Eleven faculty members named AAAS Fellows
They join 205 of their Berkeley colleagues who are already members of the learned society
| 21 January 2009
BERKELEY — Eleven Berkeley faculty members have been named 2008 Fellows of the American Association for the Advancement of Science (AAAS), the world's largest general scientific society. They are among 486 new AAAS fellows named in the Dec. 19 issue of the organization's journal, Science. The honor, bestowed upon AAAS members by their peers, recognizes distinguished efforts to advance science or its applications.
With this announcement, Berkeley now boasts 216 AAAS fellows among its faculty.
The new fellows and their citations are:
Martin Banks, professor of optometry and vision science, for elucidating the operating characteristics of human vision and its development.
Steven Brenner, associate professor of plant and microbial biology, for computational biology research in the area of protein and structure classification, service to professional societies, co-founding of PLoS Computational Biology, teaching and committee work.
Jennifer Doudna, Howard Hughes Medical Institute Investigator and professor of molecular and cell biology, for breakthroughs in understanding RNA and RNP three-dimensional structure, including ribozymes, the signal recognition particle, and human ribosomal complexes.
Graham Fleming, professor of chemistry, for his sustained and exquisite contributions to the study of ultrafast interactions among molecules in liquids, solids, and solutions.
Louise Fortmann, professor of society and environment, for distinguished contributions to research on agroforestry and ecological systems through the field of rural sociology, including research improving successful collaboration between professional scientists and public communities.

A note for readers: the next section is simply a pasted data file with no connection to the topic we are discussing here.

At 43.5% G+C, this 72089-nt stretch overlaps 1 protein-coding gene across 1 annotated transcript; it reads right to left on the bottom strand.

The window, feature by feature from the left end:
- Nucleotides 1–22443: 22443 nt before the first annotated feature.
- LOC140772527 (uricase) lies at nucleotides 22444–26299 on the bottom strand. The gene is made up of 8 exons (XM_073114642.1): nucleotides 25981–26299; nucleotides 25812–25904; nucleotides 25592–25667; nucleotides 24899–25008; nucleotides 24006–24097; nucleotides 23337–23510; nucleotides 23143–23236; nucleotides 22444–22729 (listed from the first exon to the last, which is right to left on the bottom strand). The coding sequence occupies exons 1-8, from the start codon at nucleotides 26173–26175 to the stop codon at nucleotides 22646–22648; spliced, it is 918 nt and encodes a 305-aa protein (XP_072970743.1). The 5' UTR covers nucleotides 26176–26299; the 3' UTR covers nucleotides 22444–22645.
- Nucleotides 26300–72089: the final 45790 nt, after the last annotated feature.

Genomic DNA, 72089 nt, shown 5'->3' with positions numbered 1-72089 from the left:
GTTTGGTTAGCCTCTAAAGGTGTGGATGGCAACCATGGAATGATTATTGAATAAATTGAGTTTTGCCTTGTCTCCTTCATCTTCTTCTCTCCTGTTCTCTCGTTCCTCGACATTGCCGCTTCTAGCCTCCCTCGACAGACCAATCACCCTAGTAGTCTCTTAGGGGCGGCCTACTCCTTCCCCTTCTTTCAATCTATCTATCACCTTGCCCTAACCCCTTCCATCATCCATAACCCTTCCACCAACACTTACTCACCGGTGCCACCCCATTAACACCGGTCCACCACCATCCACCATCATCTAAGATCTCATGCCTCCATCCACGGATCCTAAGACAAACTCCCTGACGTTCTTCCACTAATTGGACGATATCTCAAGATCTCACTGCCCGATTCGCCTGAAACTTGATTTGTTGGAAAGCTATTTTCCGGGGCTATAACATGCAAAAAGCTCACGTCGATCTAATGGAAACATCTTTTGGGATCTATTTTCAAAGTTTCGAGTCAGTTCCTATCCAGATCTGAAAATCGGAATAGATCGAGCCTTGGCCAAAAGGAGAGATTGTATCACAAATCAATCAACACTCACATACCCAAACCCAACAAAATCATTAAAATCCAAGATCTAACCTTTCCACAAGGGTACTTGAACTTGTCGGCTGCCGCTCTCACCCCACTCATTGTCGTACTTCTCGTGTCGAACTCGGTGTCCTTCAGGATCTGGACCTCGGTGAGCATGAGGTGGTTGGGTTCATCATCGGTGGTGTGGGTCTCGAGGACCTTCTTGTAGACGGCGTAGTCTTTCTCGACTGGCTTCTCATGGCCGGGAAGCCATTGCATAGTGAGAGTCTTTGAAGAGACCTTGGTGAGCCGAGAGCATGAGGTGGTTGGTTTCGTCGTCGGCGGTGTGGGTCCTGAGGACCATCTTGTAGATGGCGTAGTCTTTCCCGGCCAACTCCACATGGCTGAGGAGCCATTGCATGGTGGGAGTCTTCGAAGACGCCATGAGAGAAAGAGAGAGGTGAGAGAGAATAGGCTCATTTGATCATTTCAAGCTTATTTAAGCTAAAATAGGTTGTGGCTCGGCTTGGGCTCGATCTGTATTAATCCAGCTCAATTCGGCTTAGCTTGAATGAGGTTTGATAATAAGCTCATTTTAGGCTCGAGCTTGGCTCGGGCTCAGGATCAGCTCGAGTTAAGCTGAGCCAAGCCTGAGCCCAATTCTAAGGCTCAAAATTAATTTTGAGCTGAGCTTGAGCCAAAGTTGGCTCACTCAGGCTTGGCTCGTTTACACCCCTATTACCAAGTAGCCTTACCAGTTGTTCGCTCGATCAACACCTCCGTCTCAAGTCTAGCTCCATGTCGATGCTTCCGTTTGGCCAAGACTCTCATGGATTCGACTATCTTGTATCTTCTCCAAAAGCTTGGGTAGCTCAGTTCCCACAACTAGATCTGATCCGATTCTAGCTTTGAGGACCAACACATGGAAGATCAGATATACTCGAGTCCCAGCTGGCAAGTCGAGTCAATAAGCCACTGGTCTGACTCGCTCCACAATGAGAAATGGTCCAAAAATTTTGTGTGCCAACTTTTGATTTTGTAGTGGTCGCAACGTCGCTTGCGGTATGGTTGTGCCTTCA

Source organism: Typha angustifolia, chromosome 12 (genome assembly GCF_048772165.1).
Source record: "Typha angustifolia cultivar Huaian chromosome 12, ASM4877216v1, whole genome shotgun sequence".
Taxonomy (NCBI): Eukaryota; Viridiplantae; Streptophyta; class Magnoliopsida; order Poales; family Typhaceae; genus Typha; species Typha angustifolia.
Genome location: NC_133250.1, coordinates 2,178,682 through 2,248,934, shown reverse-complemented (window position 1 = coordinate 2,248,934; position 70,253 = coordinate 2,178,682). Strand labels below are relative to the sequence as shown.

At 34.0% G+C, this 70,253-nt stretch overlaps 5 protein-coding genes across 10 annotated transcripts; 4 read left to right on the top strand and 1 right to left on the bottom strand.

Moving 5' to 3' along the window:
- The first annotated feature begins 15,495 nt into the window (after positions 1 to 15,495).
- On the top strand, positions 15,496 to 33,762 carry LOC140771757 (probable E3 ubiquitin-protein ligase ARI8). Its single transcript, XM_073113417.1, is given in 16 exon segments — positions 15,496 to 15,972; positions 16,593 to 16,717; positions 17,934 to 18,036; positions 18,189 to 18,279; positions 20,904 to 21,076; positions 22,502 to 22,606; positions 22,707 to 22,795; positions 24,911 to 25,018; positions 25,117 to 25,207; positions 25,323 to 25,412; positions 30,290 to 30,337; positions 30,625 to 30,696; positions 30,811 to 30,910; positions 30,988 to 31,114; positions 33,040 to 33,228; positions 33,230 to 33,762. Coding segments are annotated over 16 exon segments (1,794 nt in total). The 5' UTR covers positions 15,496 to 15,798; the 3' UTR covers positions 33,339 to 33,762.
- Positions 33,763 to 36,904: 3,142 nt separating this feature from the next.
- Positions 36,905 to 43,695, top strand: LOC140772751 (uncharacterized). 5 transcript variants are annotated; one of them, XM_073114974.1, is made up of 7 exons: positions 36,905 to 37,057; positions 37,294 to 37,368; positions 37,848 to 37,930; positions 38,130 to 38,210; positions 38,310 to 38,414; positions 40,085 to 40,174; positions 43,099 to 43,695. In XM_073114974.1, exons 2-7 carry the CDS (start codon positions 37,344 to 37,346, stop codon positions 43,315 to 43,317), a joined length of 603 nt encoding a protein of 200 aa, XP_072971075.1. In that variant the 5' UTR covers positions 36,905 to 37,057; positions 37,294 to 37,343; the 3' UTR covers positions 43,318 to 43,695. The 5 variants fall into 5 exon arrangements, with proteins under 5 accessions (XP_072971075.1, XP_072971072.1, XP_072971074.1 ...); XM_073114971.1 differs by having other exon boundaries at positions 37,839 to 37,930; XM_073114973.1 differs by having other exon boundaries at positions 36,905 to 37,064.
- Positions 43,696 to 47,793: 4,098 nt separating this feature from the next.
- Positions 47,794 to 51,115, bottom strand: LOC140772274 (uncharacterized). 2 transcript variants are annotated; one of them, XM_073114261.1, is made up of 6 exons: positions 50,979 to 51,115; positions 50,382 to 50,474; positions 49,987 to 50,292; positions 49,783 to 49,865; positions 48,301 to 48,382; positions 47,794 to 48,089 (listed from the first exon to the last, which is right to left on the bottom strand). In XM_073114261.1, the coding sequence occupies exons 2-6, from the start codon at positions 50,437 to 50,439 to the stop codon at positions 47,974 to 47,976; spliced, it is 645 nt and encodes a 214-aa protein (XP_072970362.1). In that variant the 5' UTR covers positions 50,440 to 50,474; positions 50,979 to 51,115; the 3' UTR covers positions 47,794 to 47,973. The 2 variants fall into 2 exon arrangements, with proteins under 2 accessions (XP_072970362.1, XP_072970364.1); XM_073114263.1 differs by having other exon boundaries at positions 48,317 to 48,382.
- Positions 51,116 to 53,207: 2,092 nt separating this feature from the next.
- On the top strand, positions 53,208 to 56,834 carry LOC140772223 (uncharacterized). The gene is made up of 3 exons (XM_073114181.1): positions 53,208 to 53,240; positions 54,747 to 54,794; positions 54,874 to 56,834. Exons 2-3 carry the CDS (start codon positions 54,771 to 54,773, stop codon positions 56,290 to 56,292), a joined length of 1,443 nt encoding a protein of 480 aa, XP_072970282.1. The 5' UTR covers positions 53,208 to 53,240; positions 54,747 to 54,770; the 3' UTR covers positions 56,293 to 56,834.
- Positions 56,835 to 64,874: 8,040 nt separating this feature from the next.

Susan Marqusee, professor of molecular and cell biology, for distinguished contributions to the fields of structural biology and biophysical chemistry, particularly protein folding, dynamics, and design.
Barbara Meyer, Howard Hughes Medical Institute Investigator and professor of molecular and cell biology, for important contributions that deciphered molecular underpinnings of sex determination and dosage compensation, and mechanisms of meiotic chromosome segregation in meiosis in Caenorhabditis elegans.
Nipam Patel, professor of molecular and cell biology, for distinguished contributions to dissecting the evolution of development, particularly with regard to the arthropod body plan and appendage identity.
Elizabeth Theil, adjunct professor of nutritional sciences and toxicology, for pioneering contributions to bioinorganic and nucleic-acid chemistry that changed accepted views, particularly for iron and oxygen in ferritin protein nanocages and mRNA regulation.
Bin Yu, professor of statistics and of electrical engineering and computer sciences, for distinguished theoretical contributions in statistics and machine learning and important engineering-science applications, and for fostering and initiating interdisciplinary work in China and the United States.
Xiang Zhang, professor of mechanical engineering and director of the National Science Foundation Nanoscale Science and Engineering Center, for the first groundbreaking demonstration ofthe optical superlens, seminal contributions to metamaterials science and nanophotonics, and pioneering work in the field of plasmonic lithography.
The AAAS will present the new fellows with a gold-and-blue-rosette pin and an official certificate on Feb. 14 at the society's annual meeting in Chicago.